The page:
Worried over declining ad revenue, US newspapers plan suite against Google, FacebookUS newspapers are disappointed to note that Facebook doesn’t always allow the reader to click through to the publisher’s website, denying the news website ad revenue from that reader.
In view of their declining ad revenue over the last decade with Facebook and Google grabbing the vast majority of the digital advertising market, around 2,000 national and local newspapers of the United States including The New York Times, The Wall Street Journal and The Washington Post have started to reach out to Capitol Hill to seek an antitrust exemption from Congress to negotiate collectively over advertising revenue.
According to The Washington Post, a non-profit organization called the News Media Alliance is reaching out to the US lawmakers on the behalf of these newspapers.
Paul Boyle, senior vice president of public policy at News Media Alliance, told The Washington Post that the newspapers thought they would earn a piece of the digital ad market if their articles are shared on social media but they are disappointed to note that Facebook doesn’t always allow the reader to click through to the publisher’s website, denying the news website ad revenue from that reader.
“We’re not looking to break up Google and Facebook by saying they have a duopoly here, what we are saying is there has got to be a way to improve the business model,” Paul Boyle said.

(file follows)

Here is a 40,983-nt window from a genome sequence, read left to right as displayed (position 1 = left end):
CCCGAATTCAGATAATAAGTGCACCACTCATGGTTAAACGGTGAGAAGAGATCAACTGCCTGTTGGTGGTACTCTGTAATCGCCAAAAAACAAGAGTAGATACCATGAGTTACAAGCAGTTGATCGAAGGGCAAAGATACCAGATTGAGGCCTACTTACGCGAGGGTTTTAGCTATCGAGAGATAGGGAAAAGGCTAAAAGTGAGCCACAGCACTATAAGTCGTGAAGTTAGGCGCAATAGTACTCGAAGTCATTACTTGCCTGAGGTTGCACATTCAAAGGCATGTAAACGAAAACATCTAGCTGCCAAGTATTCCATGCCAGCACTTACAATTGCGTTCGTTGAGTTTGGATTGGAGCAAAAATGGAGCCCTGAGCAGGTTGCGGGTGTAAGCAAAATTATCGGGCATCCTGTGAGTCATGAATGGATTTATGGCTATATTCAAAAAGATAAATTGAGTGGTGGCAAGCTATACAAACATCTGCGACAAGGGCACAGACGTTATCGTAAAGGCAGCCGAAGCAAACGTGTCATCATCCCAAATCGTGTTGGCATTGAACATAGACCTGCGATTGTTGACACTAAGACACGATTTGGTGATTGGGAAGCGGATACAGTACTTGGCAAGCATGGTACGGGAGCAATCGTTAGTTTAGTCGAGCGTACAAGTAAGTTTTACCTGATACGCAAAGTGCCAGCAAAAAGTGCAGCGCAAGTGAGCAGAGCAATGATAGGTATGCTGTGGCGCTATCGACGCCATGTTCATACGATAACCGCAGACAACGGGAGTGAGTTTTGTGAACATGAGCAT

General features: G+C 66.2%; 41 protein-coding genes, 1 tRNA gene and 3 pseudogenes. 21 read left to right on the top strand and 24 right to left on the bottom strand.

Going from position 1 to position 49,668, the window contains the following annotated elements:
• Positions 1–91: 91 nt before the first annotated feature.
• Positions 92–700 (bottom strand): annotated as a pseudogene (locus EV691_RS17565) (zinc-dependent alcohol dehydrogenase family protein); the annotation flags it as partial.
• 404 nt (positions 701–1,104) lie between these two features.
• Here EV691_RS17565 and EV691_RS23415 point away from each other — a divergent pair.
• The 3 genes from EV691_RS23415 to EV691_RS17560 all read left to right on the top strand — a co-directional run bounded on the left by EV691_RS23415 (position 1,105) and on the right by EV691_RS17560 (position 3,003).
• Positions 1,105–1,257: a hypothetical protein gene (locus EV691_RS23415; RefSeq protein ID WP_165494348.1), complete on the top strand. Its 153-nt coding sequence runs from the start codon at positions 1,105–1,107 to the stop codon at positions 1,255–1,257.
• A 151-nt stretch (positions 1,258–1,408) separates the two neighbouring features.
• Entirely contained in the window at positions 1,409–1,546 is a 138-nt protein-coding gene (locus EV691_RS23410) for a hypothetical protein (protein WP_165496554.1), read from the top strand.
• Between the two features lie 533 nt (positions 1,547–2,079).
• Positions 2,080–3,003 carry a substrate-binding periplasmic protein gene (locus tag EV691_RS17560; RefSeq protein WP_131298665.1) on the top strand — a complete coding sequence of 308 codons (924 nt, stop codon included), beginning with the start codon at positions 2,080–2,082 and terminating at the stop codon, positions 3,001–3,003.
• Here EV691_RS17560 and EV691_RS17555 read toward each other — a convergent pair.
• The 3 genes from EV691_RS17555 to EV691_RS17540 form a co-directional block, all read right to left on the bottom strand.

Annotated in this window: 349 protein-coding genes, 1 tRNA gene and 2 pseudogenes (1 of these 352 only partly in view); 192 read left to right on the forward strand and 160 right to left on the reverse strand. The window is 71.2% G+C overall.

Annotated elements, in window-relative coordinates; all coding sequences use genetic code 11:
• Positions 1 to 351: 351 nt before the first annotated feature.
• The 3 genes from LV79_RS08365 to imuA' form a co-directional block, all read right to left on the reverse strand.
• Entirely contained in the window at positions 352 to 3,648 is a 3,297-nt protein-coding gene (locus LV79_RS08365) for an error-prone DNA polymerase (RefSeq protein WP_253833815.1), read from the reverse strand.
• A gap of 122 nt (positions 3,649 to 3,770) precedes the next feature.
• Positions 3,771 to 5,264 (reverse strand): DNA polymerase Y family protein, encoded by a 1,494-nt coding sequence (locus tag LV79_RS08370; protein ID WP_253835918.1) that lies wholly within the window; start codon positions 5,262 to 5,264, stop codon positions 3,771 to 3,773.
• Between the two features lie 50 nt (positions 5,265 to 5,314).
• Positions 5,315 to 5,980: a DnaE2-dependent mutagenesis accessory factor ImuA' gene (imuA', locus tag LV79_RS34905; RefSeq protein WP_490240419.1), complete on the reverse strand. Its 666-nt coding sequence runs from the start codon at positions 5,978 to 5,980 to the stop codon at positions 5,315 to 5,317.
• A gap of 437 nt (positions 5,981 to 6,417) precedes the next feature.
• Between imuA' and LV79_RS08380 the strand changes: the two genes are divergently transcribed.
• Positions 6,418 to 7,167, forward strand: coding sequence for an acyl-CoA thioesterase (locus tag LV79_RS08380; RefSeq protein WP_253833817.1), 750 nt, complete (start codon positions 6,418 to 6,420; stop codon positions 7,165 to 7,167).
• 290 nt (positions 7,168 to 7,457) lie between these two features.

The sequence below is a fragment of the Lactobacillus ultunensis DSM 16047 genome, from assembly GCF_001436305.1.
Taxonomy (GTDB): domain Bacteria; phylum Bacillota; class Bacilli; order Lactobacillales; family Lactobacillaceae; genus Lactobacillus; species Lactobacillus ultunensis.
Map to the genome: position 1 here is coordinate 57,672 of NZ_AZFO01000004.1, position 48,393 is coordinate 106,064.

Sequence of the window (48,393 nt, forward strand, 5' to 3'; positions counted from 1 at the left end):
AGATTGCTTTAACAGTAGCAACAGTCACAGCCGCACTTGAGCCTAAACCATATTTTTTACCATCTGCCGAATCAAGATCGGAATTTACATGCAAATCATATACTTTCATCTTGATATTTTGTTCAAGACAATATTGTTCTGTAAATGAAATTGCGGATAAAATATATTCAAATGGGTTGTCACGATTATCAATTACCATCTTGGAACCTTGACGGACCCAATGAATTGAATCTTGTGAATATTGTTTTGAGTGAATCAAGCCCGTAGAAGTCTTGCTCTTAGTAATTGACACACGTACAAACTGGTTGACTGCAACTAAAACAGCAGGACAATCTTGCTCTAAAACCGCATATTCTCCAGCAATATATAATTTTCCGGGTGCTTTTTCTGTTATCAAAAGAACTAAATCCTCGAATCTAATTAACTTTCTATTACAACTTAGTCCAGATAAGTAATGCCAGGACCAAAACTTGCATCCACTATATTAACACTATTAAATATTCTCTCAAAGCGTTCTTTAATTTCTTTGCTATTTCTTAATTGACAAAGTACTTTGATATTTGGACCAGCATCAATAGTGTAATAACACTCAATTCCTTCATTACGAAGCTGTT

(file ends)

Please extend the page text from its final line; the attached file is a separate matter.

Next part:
“For us to provide [Google and Facebook] with the value of content that is very expensive to produce, we need to rein back value to that content,” he added.
According to Pew Research report, Google and Facebook control nearly two-thirds of the digital advertising industry.
Newspaper revenue from advertisements declined to $16 billion in 2016, down from about $50 billion 10 years earlier, according to a CNBC report.
Facebook, however, said the company is committed to helping quality journalism thrive on its platform.
“We have already been working with publishers and we’re making progress through our work and have more work to do,” Campbell Brown, Head of News Partnerships at Facebook, was quoted as saying by the Washington Post.
“Google and Facebook dominate web traffic and online ad income. Together, they account for more than 70 per cent of the $73 billion spent each year on digital advertising, and they eat up most of the growth,” David Chavern, President of News Media Alliance, was quoted as saying.
“Nearly 80 per cent of all online referral traffic comes from Google and Facebook. This is an immensely profitable business,” Chavern said.
Reacting to the News Media Alliance’s latest move, Google said it wanted to help news publishers succeed and lately, it had built numerous specialised products and technologies, developed specifically to help distribute, fund, and support newspapers.
“This is a priority and we remain deeply committed to helping publishers with both their challenges, and their opportunities,” Google was quoted as saying in a press statement.
(With IANS inputs)